[October 1995 note from David Johnson: This is a paper I wrote in 1976. It is presented here in its original version. It was written to encourage Congressional investigation of the issue by the Church Committee at the time. This paper was circulated privately but never published. It may have some enduring merit. Comments and criticisms are welcome.
As evidence that the subject matter is still relevant, please note this recently declassified quotation:
"From our viewpoint, of course, an unsuccessful coup attempt by the PKI might be the most effective development to start a reversal of political trends in Indonesia."
Then-US Ambassador to Indonesia Howard Jones
March 10, 1965
Chiefs of Mission Conference, Baguio, Philippines
Quoted in Audrey R. Kahin and George McT. Kahin, "Subversion as Foreign Policy: The Secret Eisenhower and Dulles Debacle in Indonesia," 1995, p.225]
David T. Johnson
Center for Defense Information
1500 Massachusetts Ave. NW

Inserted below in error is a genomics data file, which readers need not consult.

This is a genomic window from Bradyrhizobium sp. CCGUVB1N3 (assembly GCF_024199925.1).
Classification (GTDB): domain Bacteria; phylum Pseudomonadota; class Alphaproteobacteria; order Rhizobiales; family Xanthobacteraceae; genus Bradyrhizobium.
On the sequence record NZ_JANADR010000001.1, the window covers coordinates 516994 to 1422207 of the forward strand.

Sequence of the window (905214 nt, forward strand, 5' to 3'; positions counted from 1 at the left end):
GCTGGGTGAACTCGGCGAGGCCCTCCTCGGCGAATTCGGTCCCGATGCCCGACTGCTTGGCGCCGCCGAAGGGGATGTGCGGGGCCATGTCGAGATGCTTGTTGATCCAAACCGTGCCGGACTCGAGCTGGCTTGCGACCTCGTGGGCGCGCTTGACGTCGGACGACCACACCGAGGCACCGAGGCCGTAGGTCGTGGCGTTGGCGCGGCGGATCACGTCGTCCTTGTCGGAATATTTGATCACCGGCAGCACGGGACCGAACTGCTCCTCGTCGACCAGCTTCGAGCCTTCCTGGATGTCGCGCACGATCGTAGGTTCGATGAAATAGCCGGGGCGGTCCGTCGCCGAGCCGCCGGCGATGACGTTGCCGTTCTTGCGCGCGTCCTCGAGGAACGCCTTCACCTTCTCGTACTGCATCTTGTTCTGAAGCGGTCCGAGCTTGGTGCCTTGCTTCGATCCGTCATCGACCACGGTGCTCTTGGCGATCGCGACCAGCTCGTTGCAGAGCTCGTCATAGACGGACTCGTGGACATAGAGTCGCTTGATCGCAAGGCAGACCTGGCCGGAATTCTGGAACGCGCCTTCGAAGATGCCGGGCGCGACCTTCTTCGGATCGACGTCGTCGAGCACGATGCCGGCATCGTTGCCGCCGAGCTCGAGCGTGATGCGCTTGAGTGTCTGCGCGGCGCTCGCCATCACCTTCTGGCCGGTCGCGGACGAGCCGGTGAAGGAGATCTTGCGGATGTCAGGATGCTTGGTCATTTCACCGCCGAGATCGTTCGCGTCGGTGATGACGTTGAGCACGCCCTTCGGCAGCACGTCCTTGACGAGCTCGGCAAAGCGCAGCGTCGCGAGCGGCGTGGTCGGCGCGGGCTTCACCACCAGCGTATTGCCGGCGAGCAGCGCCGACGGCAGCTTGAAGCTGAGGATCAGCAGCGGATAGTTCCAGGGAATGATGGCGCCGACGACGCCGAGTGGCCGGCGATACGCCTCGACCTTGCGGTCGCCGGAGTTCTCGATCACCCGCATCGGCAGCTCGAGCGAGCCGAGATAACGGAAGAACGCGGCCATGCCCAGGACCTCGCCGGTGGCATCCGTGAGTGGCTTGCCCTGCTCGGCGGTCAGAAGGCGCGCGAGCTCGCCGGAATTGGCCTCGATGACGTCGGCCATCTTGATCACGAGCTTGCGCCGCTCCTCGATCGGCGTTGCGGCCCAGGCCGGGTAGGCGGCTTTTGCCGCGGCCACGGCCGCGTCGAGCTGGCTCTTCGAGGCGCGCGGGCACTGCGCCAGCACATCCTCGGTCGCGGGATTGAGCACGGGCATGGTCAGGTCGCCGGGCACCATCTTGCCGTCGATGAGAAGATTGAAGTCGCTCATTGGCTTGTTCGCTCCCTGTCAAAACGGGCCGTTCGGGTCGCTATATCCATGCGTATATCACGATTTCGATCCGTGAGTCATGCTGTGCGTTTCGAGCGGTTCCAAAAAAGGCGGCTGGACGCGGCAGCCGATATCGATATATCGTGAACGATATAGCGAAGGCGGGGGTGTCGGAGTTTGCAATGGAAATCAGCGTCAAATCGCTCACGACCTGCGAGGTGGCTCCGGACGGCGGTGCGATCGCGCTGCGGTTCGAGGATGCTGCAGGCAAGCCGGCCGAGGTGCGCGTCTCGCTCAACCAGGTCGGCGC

Washington DC 20005
(* "Track Two" was the name given to a CIA covert operation undertaken in Chile in the fall of 1970 at the direction of President Nixon. Its purpose was to use all possible means to prevent Allende from assuming the presidency. Knowledge of Track Two was very tightly held. The State Department, the Defense Department, the American Ambassador in Chile, and the Forty Committee were not informed. Track Two was partially responsible for the murder of General Schneider, the Chilean Army Chief of Staff who opposed efforts of other military officers to stage a coup. Track Two failed in its objective in 1970. Other analogies to the Indonesian events are the Gulf of Tonkin incident and the Reichstag fire.)